For many years I have struggled to breathe through my nose, and decided to do something about it, given that the condition helps cause sleep apnea. The experience of having this condition “fixed” has taught me both about the wonders of modern medical care as well as the idiocy of the medical/government bureaucracy. Unfortunately, the latter slowly is destroying the former.
I won’t describe the procedure, except to say that the local anesthetic was effective, and I have a high pain tolerance. Furthermore, I was surprised that this invasive operation resulted in quick results, making me the beneficiary of something that was medically impossible not long ago.
The procedure itself was good, but the administration of the operation was lacking because it was much more costly than it needed to be. The activity took place in the same-day surgery center at our community’s brand-new hospital, and while the center was impressive, it was not medically necessary for me to be there.
The doctor and I often discuss the economics of medicine and the government policies that are driving the system into ruin, and our encounter that week provided more opportunity for conversation. After he finished and I was leaving, he dropped a small bombshell: He told me that he just as easily and efficiently could have performed this small operation in his office for $250, much less than what my insurance company will be paying for the same procedure.
Obviously, someone will wonder why an insurance company would demand practices that raise its costs. Insurance companies, after all, are private firms that allegedly are trying to make a profit, and why they would impose unnecessary costs on themselves should be a mystery.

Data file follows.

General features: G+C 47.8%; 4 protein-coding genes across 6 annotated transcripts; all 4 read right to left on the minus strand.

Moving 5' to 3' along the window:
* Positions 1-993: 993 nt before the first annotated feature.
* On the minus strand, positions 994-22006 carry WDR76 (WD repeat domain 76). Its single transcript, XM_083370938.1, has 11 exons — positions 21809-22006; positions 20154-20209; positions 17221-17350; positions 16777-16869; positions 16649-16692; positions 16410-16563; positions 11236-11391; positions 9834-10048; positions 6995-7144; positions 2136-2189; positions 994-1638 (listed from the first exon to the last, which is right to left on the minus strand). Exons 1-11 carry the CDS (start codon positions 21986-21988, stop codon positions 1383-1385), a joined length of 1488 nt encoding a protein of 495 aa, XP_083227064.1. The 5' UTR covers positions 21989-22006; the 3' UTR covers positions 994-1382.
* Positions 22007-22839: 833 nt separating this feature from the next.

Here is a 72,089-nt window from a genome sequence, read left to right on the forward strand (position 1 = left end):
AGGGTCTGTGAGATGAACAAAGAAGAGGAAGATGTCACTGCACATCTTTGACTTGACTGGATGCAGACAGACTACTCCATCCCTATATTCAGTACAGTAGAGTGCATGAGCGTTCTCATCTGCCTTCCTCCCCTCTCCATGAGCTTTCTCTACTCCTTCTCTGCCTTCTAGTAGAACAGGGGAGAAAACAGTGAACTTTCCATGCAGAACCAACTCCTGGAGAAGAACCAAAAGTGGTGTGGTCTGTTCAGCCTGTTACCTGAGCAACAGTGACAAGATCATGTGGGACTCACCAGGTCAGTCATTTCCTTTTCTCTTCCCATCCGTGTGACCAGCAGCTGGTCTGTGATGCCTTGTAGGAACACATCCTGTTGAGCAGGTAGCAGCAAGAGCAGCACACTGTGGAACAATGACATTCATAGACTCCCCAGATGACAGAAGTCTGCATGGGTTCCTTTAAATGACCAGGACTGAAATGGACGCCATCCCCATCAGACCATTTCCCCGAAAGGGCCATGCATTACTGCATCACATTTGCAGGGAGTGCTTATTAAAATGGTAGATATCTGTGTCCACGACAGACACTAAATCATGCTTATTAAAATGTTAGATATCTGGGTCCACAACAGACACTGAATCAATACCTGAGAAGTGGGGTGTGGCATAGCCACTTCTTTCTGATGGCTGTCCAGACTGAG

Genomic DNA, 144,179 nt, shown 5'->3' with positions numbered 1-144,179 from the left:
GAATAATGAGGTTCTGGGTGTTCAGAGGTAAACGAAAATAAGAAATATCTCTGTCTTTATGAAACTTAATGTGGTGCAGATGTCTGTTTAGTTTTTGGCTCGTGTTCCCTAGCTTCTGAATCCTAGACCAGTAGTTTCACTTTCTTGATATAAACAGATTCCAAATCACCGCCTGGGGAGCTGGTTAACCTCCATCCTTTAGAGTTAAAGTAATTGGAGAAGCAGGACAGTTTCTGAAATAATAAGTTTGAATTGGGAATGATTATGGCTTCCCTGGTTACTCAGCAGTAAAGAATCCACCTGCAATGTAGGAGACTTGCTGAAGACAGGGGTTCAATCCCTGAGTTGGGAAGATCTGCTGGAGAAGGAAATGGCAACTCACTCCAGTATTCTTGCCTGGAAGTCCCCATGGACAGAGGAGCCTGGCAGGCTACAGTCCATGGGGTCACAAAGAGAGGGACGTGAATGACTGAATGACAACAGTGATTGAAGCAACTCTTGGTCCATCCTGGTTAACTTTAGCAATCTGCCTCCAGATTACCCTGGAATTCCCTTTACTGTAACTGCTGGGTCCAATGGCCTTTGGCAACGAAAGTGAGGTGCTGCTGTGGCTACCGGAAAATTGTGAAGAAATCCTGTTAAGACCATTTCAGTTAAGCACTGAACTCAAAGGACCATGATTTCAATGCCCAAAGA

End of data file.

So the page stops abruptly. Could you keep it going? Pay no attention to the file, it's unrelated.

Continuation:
It is not hard to solve this paradox, however. The insurance process we have today would not exist in a free market for medical care. Just because a firm providing a service is a profit-seeking corporation does not mean it is engaged in free enterprise.
First and most important, the present system came about because of a quirk in tax policy during World War II. Because of government wage and price controls, companies could not compete for workers by offering better wages, but they could offer benefits such as “health insurance,” a relatively new product that was not taxed as income. Thus health insurance became employer-based, a situation that became institutionalized in the postwar years.
Second, while early insurance tended to provide protection against catastrophic events, the entire apparatus took another turn after Congress enacted Medicare in 1965. This tax-funded plan paid a large percentage of medical costs for senior citizens, and it poured a lot of new money into the medical system. Although doctors at first were leery of this program, they found soon that if they billed it, the government would pay.
At the same time, American labor unions began to demand greater pension and medical benefits, and U.S. companies gave in, creating a huge time bomb that fully exploded when General Motors and Chrysler went bankrupt earlier this year (only to be bailed out by taxpayers who now have alleged ownership of these white elephants). At the time of their bankruptcies, the largest single cost these companies faced was the medical bills of union employees.
What does that have to do with the unnecessary costs for my own operation? Over the years, as the federal and state governments have increased their intrusions into health care, driving up costs, health insurers have become little more than regulated utilities that operate just like other risk-averse bureaucracies, and regulated bureaucracies tend to demand medical procedures that supposedly are safe. Hang the costs.
I must admit that I was tempted to pay the $250 and get the job done in the doctor’s office, as a matter of principle. Unfortunately, after having paid monthly premiums well in excess of that amount, the incentive was for me to get the higher-cost procedure, since I was not paying directly for it. Welcome to “cost containment,” government style.